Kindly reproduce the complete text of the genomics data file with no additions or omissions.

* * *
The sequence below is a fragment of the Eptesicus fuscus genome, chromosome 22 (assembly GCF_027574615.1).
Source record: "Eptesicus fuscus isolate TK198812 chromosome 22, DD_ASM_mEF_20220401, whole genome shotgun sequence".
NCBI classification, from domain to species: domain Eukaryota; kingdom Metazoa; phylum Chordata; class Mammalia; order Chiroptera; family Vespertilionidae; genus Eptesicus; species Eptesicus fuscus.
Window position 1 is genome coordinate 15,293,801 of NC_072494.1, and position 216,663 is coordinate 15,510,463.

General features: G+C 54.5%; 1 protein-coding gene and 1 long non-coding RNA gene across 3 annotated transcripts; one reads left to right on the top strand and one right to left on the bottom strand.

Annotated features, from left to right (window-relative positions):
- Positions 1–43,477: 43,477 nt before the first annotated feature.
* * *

The sequence below is a fragment of the Eptesicus fuscus genome, chromosome 22 (assembly GCF_027574615.1).
Source record: "Eptesicus fuscus isolate TK198812 chromosome 22, DD_ASM_mEF_20220401, whole genome shotgun sequence".
NCBI classification, from domain to species: domain Eukaryota; kingdom Metazoa; phylum Chordata; class Mammalia; order Chiroptera; family Vespertilionidae; genus Eptesicus; species Eptesicus fuscus.
Window position 1 is genome coordinate 15,293,801 of NC_072494.1, and position 216,663 is coordinate 15,510,463.

General features: G+C 54.5%; 1 protein-coding gene and 1 long non-coding RNA gene across 3 annotated transcripts; one reads left to right on the top strand and one right to left on the bottom strand.

Annotated features, from left to right (window-relative positions):
- Positions 1–43,477: 43,477 nt before the first annotated feature.